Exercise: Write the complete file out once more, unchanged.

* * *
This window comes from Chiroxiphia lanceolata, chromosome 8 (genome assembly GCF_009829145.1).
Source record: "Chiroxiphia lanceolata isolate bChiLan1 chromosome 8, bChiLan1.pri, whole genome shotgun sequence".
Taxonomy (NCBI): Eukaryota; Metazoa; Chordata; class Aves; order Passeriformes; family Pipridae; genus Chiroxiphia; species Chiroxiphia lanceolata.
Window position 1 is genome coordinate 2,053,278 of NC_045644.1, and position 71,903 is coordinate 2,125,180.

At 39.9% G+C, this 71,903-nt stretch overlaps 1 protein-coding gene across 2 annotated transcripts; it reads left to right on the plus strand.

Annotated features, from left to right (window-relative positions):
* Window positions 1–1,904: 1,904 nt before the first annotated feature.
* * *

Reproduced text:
This window comes from Chiroxiphia lanceolata, chromosome 8 (genome assembly GCF_009829145.1).
Source record: "Chiroxiphia lanceolata isolate bChiLan1 chromosome 8, bChiLan1.pri, whole genome shotgun sequence".
Taxonomy (NCBI): Eukaryota; Metazoa; Chordata; class Aves; order Passeriformes; family Pipridae; genus Chiroxiphia; species Chiroxiphia lanceolata.
Window position 1 is genome coordinate 2,053,278 of NC_045644.1, and position 71,903 is coordinate 2,125,180.

At 39.9% G+C, this 71,903-nt stretch overlaps 1 protein-coding gene across 2 annotated transcripts; it reads left to right on the plus strand.

Annotated features, from left to right (window-relative positions):
* Window positions 1–1,904: 1,904 nt before the first annotated feature.